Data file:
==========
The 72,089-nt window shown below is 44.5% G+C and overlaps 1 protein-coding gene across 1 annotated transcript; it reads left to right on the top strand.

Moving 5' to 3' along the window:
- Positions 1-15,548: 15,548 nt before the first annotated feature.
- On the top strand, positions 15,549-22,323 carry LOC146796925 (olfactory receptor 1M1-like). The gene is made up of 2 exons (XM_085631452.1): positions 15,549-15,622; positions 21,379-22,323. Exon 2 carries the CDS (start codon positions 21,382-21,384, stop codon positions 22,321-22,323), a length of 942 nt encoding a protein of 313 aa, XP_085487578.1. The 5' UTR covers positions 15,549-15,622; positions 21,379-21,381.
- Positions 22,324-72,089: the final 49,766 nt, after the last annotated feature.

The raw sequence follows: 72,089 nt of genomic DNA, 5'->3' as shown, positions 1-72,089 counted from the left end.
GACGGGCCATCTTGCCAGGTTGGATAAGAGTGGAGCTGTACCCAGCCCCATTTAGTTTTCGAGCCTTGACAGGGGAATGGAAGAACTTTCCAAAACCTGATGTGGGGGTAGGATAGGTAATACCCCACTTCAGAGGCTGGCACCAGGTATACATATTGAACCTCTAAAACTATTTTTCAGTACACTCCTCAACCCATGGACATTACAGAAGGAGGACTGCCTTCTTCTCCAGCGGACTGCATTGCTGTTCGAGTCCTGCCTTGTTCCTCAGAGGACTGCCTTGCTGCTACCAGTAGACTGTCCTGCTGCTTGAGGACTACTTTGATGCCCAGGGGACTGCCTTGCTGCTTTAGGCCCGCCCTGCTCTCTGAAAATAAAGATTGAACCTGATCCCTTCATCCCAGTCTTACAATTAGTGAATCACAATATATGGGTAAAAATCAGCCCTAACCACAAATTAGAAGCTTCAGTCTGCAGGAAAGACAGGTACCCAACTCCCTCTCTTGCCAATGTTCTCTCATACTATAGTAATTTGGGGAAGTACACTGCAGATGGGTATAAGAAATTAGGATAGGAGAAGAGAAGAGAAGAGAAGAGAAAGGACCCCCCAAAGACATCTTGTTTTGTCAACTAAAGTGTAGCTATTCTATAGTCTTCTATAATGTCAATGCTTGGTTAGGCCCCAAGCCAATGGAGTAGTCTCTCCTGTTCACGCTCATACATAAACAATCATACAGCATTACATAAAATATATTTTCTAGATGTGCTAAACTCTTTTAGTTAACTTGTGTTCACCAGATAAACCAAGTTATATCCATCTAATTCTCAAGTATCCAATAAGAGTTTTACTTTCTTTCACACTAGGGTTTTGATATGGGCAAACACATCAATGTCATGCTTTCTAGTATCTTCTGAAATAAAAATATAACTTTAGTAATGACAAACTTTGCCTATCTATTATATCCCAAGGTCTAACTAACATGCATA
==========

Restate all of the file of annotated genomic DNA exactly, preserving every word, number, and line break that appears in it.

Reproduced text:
The 72,089-nt window shown below is 44.5% G+C and overlaps 1 protein-coding gene across 1 annotated transcript; it reads left to right on the top strand.

Moving 5' to 3' along the window:
- Positions 1-15,548: 15,548 nt before the first annotated feature.
- On the top strand, positions 15,549-22,323 carry LOC146796925 (olfactory receptor 1M1-like). The gene is made up of 2 exons (XM_085631452.1): positions 15,549-15,622; positions 21,379-22,323. Exon 2 carries the CDS (start codon positions 21,382-21,384, stop codon positions 22,321-22,323), a length of 942 nt encoding a protein of 313 aa, XP_085487578.1. The 5' UTR covers positions 15,549-15,622; positions 21,379-21,381.
- Positions 22,324-72,089: the final 49,766 nt, after the last annotated feature.

The raw sequence follows: 72,089 nt of genomic DNA, 5'->3' as shown, positions 1-72,089 counted from the left end.
GACGGGCCATCTTGCCAGGTTGGATAAGAGTGGAGCTGTACCCAGCCCCATTTAGTTTTCGAGCCTTGACAGGGGAATGGAAGAACTTTCCAAAACCTGATGTGGGGGTAGGATAGGTAATACCCCACTTCAGAGGCTGGCACCAGGTATACATATTGAACCTCTAAAACTATTTTTCAGTACACTCCTCAACCCATGGACATTACAGAAGGAGGACTGCCTTCTTCTCCAGCGGACTGCATTGCTGTTCGAGTCCTGCCTTGTTCCTCAGAGGACTGCCTTGCTGCTACCAGTAGACTGTCCTGCTGCTTGAGGACTACTTTGATGCCCAGGGGACTGCCTTGCTGCTTTAGGCCCGCCCTGCTCTCTGAAAATAAAGATTGAACCTGATCCCTTCATCCCAGTCTTACAATTAGTGAATCACAATATATGGGTAAAAATCAGCCCTAACCACAAATTAGAAGCTTCAGTCTGCAGGAAAGACAGGTACCCAACTCCCTCTCTTGCCAATGTTCTCTCATACTATAGTAATTTGGGGAAGTACACTGCAGATGGGTATAAGAAATTAGGATAGGAGAAGAGAAGAGAAGAGAAGAGAAAGGACCCCCCAAAGACATCTTGTTTTGTCAACTAAAGTGTAGCTATTCTATAGTCTTCTATAATGTCAATGCTTGGTTAGGCCCCAAGCCAATGGAGTAGTCTCTCCTGTTCACGCTCATACATAAACAATCATACAGCATTACATAAAATATATTTTCTAGATGTGCTAAACTCTTTTAGTTAACTTGTGTTCACCAGATAAACCAAGTTATATCCATCTAATTCTCAAGTATCCAATAAGAGTTTTACTTTCTTTCACACTAGGGTTTTGATATGGGCAAACACATCAATGTCATGCTTTCTAGTATCTTCTGAAATAAAAATATAACTTTAGTAATGACAAACTTTGCCTATCTATTATATCCCAAGGTCTAACTAACATGCATA